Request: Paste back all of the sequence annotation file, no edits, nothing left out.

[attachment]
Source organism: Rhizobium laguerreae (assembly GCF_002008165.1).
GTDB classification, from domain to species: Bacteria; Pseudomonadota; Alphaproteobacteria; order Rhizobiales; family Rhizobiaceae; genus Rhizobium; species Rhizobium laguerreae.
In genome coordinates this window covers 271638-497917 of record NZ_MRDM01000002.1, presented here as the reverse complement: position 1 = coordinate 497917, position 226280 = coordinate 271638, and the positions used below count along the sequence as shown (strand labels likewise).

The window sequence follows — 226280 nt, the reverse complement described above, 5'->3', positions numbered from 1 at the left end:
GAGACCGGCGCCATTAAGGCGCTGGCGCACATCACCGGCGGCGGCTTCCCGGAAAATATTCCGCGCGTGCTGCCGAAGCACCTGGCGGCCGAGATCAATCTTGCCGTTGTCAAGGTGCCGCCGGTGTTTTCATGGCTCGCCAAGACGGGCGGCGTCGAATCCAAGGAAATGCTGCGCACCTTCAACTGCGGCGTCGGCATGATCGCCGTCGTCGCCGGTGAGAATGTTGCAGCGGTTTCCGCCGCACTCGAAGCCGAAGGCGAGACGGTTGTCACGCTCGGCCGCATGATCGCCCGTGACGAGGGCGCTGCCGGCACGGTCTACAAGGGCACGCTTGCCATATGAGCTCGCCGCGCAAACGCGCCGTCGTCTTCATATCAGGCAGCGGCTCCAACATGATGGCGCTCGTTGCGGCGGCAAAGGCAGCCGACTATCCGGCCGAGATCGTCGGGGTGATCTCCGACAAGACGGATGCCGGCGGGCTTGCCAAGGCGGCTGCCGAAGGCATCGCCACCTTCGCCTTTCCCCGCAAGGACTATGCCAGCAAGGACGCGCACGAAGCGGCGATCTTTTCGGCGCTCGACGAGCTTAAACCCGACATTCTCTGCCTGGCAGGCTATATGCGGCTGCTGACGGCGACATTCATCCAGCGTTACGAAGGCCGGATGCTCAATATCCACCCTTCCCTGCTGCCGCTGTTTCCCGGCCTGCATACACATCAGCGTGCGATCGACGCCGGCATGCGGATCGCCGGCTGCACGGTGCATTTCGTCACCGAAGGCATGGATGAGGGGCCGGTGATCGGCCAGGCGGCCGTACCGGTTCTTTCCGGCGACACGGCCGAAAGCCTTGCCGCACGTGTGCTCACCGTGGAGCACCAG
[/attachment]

Source organism: Rhizobium laguerreae (assembly GCF_002008165.1).
GTDB classification, from domain to species: Bacteria; Pseudomonadota; Alphaproteobacteria; order Rhizobiales; family Rhizobiaceae; genus Rhizobium; species Rhizobium laguerreae.
In genome coordinates this window covers 271638-497917 of record NZ_MRDM01000002.1, presented here as the reverse complement: position 1 = coordinate 497917, position 226280 = coordinate 271638, and the positions used below count along the sequence as shown (strand labels likewise).

The window sequence follows — 226280 nt, the reverse complement described above, 5'->3', positions numbered from 1 at the left end:
GAGACCGGCGCCATTAAGGCGCTGGCGCACATCACCGGCGGCGGCTTCCCGGAAAATATTCCGCGCGTGCTGCCGAAGCACCTGGCGGCCGAGATCAATCTTGCCGTTGTCAAGGTGCCGCCGGTGTTTTCATGGCTCGCCAAGACGGGCGGCGTCGAATCCAAGGAAATGCTGCGCACCTTCAACTGCGGCGTCGGCATGATCGCCGTCGTCGCCGGTGAGAATGTTGCAGCGGTTTCCGCCGCACTCGAAGCCGAAGGCGAGACGGTTGTCACGCTCGGCCGCATGATCGCCCGTGACGAGGGCGCTGCCGGCACGGTCTACAAGGGCACGCTTGCCATATGAGCTCGCCGCGCAAACGCGCCGTCGTCTTCATATCAGGCAGCGGCTCCAACATGATGGCGCTCGTTGCGGCGGCAAAGGCAGCCGACTATCCGGCCGAGATCGTCGGGGTGATCTCCGACAAGACGGATGCCGGCGGGCTTGCCAAGGCGGCTGCCGAAGGCATCGCCACCTTCGCCTTTCCCCGCAAGGACTATGCCAGCAAGGACGCGCACGAAGCGGCGATCTTTTCGGCGCTCGACGAGCTTAAACCCGACATTCTCTGCCTGGCAGGCTATATGCGGCTGCTGACGGCGACATTCATCCAGCGTTACGAAGGCCGGATGCTCAATATCCACCCTTCCCTGCTGCCGCTGTTTCCCGGCCTGCATACACATCAGCGTGCGATCGACGCCGGCATGCGGATCGCCGGCTGCACGGTGCATTTCGTCACCGAAGGCATGGATGAGGGGCCGGTGATCGGCCAGGCGGCCGTACCGGTTCTTTCCGGCGACACGGCCGAAAGCCTTGCCGCACGTGTGCTCACCGTGGAGCACCAG